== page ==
Monday, Nov 29th

Last updateWed, 14 Feb 2018 7pm

Strict Standards: Only variables should be assigned by reference in /home/times/public_html/ct2/modules/mod_janewsticker/helper.php on line 239
You are here: Home Canadian Times Finance

Strict Standards: Only variables should be assigned by reference in /home/times/public_html/ct2/plugins/content/jabookmark/jabookmark.php on line 68


Greece agrees to tough new reforms to receive a third bailout, avoid total economic collapse

Marathon overnight negotiations by the leaders of the 19 euro zone states over a third bailout for Greece in five years finally ended Monday with an announcement that harsh new conditions are to be imposed on Athens in return for it to be allowed to keep the euro as its currency and avoid total economic collapse.

If the Greek parliament approves hardnosed reforms that were, effectively, an ultimatum issued in Germany's name by the EU, formal negotiations could begin that would prevent Greece from being suspend from the eurozone and provide the country with as much as 86 billion euros in fresh loans on top of the 323 billion euros that it has already received in two previous bailouts.

In return, the Frankfurt-based European Central Bank is expected to continue sending emergency to Greek banks that have been seriously depleted by a run on accounts and measures would also be introduced to capitalize the banks, which have almost no funds left.

Read More

'Underperformer' Ontario's Credit Rating Downgraded By S&P

It's not likely to be the next Greece or anything, but Ontario's debt burden is becoming riskier, says one of the major credit ratings agencies.

Standard & Poor's has downgraded Ontario's debt to A+ from AA-, saying the province "will continue to make slow progress" in paying down what it owes.

"The downgrade reflects our view that Ontario is a sustained and projected underperformer on its budgetary performance and debt burden versus domestic and international peers," S&P said in a statement.

Read More

NDP will double carbon levy by 2017

Alberta is asking industry to cut emissions and pay more for pumping greenhouse gases into the air.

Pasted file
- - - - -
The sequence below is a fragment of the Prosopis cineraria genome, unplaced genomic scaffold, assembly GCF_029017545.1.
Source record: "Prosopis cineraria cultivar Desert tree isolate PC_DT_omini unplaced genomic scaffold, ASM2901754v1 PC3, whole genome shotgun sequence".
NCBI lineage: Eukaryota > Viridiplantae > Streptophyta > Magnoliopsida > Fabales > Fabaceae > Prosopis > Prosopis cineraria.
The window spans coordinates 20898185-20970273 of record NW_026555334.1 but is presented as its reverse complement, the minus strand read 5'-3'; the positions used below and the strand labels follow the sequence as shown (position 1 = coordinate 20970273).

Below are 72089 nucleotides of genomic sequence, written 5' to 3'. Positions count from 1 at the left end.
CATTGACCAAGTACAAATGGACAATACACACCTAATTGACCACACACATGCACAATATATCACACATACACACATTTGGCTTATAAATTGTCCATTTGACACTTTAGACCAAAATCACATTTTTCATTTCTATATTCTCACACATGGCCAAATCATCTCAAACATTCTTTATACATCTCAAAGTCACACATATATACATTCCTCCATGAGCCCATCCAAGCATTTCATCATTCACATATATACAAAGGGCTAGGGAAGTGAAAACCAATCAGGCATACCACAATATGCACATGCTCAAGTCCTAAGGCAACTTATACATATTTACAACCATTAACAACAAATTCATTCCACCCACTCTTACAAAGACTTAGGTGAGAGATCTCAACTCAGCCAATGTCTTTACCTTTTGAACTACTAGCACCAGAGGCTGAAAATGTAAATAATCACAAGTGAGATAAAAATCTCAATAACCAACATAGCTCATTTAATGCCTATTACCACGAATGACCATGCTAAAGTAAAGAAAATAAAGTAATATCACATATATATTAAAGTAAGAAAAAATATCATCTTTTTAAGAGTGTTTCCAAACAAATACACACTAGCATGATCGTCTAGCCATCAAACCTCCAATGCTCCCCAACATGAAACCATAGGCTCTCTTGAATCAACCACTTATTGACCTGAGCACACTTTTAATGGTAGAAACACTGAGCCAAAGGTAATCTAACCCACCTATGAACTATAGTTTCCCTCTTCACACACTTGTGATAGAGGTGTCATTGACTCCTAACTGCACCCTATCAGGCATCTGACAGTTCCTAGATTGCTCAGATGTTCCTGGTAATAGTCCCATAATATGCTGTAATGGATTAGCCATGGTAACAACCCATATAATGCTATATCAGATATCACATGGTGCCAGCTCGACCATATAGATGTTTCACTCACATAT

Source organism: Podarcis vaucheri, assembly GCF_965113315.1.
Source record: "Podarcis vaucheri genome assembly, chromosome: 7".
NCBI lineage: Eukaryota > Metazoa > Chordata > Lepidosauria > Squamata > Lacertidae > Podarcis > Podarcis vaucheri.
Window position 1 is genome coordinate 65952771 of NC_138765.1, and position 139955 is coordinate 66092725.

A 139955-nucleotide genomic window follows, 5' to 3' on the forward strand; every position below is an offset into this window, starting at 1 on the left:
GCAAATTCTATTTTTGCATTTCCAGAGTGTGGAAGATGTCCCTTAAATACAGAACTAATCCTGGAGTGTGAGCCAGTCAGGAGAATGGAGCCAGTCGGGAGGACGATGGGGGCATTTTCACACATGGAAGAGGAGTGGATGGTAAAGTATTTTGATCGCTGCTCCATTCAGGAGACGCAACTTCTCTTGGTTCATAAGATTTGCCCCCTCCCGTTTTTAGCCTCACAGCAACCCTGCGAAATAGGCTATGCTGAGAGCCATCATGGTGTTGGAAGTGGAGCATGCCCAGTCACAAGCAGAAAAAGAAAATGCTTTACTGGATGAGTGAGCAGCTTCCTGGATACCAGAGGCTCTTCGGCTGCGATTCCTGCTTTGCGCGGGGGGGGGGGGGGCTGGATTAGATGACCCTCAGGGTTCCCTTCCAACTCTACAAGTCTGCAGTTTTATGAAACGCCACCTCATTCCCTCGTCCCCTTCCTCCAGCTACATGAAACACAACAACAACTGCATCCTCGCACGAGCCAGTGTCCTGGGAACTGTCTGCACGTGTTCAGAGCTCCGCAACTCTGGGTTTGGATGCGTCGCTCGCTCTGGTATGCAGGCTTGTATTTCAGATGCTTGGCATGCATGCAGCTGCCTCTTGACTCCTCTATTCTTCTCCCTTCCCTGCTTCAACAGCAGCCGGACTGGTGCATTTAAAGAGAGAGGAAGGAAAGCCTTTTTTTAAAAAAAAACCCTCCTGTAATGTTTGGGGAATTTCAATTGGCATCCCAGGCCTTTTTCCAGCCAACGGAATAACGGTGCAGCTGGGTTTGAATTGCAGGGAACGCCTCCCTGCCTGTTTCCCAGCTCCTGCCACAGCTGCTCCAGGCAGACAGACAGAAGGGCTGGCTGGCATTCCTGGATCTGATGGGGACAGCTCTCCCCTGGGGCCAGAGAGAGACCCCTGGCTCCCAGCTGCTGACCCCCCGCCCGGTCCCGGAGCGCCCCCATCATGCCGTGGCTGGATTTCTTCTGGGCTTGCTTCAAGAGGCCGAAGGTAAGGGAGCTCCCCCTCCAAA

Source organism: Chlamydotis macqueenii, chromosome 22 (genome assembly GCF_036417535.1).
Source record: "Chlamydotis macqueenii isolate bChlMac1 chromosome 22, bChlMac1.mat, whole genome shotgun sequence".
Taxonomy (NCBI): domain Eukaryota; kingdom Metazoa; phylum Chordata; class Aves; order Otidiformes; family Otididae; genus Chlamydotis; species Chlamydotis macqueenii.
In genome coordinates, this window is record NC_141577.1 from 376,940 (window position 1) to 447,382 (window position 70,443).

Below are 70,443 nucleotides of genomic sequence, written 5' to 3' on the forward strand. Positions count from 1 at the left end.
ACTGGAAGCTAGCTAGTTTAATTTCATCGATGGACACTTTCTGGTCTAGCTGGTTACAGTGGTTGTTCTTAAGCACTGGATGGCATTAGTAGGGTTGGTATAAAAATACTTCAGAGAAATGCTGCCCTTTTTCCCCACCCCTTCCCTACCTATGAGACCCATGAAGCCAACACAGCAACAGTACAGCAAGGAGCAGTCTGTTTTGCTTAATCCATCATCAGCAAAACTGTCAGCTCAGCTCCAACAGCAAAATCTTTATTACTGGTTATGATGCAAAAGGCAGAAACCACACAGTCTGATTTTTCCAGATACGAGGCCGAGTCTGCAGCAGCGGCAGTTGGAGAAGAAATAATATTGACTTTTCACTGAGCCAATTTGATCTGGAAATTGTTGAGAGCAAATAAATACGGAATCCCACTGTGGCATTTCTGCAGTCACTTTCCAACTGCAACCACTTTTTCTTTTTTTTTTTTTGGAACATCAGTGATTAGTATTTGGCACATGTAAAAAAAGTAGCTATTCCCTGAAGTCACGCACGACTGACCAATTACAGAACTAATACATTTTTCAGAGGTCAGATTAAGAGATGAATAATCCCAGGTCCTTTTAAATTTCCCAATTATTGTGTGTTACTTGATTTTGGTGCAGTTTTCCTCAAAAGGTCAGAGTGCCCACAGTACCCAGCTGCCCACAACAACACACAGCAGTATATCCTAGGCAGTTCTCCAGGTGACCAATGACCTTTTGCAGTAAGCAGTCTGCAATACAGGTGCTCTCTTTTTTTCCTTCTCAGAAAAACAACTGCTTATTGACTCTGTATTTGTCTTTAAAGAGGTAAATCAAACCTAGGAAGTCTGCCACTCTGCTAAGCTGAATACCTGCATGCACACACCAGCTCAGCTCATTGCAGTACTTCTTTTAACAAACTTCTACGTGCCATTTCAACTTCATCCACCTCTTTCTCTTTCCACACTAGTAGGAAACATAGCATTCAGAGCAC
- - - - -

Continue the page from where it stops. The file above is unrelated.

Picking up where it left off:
Environment Minister Shannon Phillips said on Thursday that by 2017, large emitters will have to reduce greenhouse gases by 20 percent and carbon levies will double from $15 a tonne to $30 a tonne.

"We are serious about making progress," said Phillips.

Read More

Greece enters uncharted phase in death spiral as government cuts citizens off from funds

Grim uncertainty reigned in the Greek capital Sunday as Athenians quietly trudged from bank to bank searching for ATMs that were still dispensing euros.

Their luck will certainly be worse today as Greece enters a new, totally uncharted phase in its financial death spiral.

The country's banks and stock markets will be closed for at least several days and strict capital controls are to be introduced, the government said, after a weekend of high drama here and at the European Union's headquarters in Brussels that began when talks regarding the country's bailout package stalled on Friday.

Read More

Conservatives say Liberals miscalculated cost of Trudeau tax plan by $1-billion

The Harper government claims the $2-billion hole in the Liberal Party's child benefit plan has grown by another billion dollars because they have miscalculated the cost of cancelling the existing Conservative program.

As a taxable benefit, the Liberals have ignored the nearly $1 billion in tax revenue generated by the government's existing child benefit measure, the government said - a charge the Liberals deny.

However, Jack Mintz, director and Palmer chair at the University of Calgary School of Public Policy, said that according to the federal budget document, the $1 billion in lost revenue was not taken into account by the Liberals. "It looks like somebody goofed. It seems to be a screw-up."

Read More